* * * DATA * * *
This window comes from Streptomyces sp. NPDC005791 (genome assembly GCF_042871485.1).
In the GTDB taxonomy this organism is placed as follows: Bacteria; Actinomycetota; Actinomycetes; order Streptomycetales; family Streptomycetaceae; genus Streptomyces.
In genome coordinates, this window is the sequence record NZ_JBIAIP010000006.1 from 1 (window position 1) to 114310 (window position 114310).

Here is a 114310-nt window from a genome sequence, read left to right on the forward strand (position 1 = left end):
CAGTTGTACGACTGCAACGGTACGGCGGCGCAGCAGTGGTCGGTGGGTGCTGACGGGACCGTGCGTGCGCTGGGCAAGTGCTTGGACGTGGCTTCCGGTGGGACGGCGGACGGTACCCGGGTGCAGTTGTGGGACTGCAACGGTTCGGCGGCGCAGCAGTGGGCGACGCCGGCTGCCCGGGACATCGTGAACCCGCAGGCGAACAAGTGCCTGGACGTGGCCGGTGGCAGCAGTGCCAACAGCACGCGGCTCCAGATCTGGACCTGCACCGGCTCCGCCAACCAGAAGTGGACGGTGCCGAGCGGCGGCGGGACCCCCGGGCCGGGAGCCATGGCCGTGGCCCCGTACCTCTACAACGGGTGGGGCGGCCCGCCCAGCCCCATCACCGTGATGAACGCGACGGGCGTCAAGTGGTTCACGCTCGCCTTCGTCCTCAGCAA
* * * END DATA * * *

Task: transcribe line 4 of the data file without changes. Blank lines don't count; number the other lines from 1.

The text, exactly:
Here is a 114310-nt window from a genome sequence, read left to right on the forward strand (position 1 = left end):